2017-08-24 17:51:04 UTC
By: David Malsher, US Editor
The motorsport world yesterday lost a man whose team produced one crazy racecar and then several sexy ones and employed driving talents such as Peter Revson, George Follmer, Tom Pryce, Alan Jones, Jackie Oliver and Riccardo Patrese.
The “tiny-tires” AVS Shadow Mk.1 was a Can-Am car of the whacky, wonderful WTF? variety, but Shadow's Can-Am dominator of 1974 and most of the squad’s Formula 1 machinery were OMG-beautiful. Few other teams with such a brief span of success have produced such a cult following, but if the cars are gorgeous and jet black, the drivers go fast but struggle to gain results, and the owner is quiet and mysterious, that's a highly attractive blend. Don Nichols will remain a quiet hero to many.
Elton, Missouri-born Nichols served the U.S. Army in World War II and the Korean War, went on to sell Goodyear and Firestone tires in Japan, and then returned to the U.S. in 1968 to form the Advanced Vehicle Systems team. His plan was to take on the Can-Am world, where free-thinking and brilliance could be rewarded.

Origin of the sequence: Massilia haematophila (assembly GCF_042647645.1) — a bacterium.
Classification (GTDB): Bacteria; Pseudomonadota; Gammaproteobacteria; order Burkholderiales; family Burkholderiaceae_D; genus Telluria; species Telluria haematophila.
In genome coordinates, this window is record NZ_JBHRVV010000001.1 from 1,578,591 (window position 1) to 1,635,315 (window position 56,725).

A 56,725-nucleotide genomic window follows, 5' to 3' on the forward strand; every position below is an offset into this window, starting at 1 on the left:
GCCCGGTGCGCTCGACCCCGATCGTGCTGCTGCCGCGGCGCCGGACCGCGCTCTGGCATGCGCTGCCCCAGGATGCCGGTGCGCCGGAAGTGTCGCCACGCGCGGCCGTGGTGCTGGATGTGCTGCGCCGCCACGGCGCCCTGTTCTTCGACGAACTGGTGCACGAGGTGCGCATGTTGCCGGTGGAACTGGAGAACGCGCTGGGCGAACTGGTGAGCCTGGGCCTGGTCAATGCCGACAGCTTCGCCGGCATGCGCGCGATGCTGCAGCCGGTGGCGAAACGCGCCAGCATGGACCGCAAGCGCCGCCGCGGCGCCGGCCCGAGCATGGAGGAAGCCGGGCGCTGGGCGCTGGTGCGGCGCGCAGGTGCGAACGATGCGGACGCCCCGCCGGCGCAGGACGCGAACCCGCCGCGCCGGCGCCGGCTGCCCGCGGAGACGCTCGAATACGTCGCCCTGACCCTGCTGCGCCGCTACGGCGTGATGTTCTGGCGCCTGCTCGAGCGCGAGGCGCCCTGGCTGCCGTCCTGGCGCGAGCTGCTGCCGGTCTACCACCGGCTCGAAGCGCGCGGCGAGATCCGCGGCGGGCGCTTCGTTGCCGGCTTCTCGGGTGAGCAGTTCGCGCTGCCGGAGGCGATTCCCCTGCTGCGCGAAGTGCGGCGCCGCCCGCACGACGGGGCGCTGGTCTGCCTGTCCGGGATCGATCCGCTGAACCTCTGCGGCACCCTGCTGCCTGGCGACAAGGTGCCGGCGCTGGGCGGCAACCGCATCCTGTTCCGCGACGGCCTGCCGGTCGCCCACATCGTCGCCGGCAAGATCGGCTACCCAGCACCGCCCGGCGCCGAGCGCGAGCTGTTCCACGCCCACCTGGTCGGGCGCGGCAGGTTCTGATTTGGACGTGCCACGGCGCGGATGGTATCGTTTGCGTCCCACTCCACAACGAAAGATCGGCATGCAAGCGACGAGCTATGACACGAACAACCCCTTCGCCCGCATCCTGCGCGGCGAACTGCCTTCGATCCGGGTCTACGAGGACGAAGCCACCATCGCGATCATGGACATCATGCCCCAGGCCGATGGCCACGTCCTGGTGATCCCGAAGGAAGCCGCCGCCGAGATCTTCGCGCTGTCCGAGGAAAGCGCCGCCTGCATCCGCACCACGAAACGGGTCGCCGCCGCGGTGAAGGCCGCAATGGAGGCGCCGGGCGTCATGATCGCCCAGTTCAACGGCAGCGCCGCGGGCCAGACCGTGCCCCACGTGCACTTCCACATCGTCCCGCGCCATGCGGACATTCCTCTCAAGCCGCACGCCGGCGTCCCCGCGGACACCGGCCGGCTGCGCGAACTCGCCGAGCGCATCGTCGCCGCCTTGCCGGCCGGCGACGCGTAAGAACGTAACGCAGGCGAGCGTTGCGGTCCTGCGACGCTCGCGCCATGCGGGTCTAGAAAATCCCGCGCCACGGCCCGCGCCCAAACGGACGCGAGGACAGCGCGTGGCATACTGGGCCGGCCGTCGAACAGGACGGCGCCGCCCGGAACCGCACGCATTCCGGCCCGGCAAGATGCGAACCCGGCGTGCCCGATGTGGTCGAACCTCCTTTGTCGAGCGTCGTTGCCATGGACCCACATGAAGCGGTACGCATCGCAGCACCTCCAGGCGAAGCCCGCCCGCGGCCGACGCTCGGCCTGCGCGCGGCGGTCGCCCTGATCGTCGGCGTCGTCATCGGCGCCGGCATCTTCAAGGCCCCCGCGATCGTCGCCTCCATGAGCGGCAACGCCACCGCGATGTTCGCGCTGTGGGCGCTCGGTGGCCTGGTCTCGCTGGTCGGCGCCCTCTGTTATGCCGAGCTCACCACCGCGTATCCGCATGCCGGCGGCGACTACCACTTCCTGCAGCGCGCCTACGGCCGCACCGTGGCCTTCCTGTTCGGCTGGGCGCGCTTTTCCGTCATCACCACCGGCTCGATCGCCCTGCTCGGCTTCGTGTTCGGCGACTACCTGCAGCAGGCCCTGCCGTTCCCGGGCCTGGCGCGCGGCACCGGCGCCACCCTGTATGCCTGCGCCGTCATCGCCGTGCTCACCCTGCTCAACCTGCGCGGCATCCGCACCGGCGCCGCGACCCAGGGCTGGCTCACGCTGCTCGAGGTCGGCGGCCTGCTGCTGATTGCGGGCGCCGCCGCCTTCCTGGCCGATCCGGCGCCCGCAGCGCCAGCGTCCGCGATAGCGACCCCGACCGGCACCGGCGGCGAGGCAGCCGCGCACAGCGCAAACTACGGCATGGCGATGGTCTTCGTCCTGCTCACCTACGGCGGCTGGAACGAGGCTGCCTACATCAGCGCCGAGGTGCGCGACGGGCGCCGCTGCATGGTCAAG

Even by the “pretty-much-anything-goes” standards of Can-Am racing, what designer Trevor Harris came up with was so far outside the box it made Smokey Yunick look like a drab follower of convention. In a bid to reduce drag, Harris’ guiding tenet was to reduce frontal area. He somehow persuaded Firestone to supply tires that were just 17 inches (front) and 19 (rear), compared with the 24 and 26 seen on normal Can-Am cars. The driver then sat in what appeared to be a bewinged go-kart but containing a Chevrolet V8 big-block, which looked huge-block in these circumstances, and whose cooling depended on air rushing into a radiator that was…built into the rear wing!...
What's kind of weird is that he died in the same week that the "mountain man" kidnapper Don Nichols, age 86, was released on parole in Montana.
More on that, if you like (the case was turned into a 1987 TV movie)